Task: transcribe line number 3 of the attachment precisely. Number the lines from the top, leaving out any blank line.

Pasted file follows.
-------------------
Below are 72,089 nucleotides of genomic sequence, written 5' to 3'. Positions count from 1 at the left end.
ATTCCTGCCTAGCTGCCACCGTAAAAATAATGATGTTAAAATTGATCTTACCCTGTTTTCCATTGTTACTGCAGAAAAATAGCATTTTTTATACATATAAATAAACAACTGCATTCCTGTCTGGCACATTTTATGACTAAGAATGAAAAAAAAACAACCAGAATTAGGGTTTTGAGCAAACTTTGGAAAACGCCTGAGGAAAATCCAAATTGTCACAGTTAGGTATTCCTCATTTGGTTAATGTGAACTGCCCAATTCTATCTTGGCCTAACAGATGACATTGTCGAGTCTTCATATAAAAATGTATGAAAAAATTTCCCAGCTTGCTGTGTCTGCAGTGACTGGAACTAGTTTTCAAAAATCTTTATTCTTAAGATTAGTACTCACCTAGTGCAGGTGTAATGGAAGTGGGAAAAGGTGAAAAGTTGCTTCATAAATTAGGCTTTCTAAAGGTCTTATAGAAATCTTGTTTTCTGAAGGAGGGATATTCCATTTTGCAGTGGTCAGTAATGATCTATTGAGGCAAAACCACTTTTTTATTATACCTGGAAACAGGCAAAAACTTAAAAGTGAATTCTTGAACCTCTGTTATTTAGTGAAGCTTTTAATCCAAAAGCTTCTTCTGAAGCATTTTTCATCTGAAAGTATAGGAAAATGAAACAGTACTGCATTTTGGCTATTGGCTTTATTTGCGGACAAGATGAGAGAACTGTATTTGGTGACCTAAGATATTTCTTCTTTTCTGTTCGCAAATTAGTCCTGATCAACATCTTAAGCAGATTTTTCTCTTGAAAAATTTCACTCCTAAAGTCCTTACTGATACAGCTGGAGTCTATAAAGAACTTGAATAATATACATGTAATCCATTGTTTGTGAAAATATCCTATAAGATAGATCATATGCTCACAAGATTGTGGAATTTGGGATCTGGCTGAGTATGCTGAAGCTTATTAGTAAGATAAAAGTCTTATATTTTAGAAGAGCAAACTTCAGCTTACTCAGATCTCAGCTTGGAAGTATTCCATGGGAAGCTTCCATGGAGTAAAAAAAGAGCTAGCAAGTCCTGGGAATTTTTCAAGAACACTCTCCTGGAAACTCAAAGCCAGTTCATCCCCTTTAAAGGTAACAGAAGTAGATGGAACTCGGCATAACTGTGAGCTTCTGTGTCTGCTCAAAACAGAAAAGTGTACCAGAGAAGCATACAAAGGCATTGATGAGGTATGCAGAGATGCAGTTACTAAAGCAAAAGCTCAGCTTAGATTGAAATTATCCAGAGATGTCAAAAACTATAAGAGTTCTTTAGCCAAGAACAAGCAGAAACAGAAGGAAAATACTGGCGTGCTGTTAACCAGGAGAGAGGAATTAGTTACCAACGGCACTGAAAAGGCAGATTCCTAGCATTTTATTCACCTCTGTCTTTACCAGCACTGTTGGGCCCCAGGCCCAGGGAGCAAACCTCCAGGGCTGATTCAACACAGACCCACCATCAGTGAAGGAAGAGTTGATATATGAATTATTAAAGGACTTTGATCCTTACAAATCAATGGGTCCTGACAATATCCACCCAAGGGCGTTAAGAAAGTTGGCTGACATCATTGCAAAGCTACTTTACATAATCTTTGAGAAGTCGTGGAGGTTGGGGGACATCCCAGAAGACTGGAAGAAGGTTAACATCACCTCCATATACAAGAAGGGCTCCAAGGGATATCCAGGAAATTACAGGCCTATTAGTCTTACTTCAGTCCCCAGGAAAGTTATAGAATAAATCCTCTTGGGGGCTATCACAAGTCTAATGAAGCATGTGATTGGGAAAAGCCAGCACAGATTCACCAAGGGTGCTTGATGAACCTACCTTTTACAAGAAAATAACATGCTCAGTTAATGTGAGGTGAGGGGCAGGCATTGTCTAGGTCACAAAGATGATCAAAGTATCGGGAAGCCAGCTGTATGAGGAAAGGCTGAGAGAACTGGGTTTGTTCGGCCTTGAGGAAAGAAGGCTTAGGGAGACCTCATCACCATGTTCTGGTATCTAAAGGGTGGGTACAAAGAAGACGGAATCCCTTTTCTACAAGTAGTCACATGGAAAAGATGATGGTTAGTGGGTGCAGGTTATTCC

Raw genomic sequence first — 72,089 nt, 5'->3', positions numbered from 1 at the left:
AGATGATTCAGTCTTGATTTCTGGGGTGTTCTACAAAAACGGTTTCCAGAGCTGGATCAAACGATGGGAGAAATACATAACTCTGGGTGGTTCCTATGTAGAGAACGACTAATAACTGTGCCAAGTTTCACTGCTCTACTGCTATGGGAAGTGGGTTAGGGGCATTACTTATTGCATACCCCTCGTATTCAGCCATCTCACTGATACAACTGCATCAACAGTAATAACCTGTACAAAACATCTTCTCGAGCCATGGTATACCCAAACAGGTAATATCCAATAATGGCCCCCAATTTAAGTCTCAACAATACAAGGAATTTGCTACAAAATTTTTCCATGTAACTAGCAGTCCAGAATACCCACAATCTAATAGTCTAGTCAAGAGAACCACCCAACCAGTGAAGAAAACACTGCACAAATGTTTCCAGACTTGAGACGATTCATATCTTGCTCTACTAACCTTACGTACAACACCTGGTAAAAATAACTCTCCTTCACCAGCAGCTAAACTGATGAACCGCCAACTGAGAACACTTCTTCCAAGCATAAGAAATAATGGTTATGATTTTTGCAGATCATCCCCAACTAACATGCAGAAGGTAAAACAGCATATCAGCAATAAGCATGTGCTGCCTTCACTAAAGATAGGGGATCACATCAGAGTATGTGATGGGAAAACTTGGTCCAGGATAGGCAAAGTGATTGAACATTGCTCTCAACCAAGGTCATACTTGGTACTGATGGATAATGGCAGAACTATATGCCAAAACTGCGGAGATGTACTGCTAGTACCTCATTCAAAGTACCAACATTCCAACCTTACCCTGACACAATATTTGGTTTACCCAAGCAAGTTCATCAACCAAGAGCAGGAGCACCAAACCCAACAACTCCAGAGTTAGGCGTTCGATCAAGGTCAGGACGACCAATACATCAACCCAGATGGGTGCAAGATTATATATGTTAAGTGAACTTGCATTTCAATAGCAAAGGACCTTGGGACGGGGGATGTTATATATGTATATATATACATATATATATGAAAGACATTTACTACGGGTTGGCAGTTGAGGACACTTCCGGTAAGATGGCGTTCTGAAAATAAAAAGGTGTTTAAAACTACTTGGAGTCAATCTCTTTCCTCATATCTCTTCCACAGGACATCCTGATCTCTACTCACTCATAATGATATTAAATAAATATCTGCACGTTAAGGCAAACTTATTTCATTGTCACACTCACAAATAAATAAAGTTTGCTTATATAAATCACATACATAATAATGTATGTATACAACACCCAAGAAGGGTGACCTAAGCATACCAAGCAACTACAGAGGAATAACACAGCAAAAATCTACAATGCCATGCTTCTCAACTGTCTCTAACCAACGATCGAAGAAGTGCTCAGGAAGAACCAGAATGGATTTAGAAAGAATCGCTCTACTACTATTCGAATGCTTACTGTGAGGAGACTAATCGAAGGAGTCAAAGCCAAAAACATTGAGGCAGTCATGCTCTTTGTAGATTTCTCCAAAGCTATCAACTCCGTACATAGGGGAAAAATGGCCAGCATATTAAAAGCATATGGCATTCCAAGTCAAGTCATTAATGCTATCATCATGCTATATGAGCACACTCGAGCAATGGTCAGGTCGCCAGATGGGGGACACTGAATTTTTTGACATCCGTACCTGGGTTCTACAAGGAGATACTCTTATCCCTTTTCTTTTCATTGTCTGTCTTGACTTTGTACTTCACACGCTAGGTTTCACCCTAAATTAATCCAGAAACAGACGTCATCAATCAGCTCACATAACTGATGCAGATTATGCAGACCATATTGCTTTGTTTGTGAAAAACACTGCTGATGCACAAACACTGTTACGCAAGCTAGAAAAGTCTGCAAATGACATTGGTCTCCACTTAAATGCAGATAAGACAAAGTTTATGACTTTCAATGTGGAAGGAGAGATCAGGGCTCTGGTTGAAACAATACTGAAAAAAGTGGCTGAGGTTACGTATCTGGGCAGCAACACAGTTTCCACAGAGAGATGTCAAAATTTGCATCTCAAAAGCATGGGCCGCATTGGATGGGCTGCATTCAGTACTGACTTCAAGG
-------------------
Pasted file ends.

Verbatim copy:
Raw genomic sequence first — 72,089 nt, 5'->3', positions numbered from 1 at the left: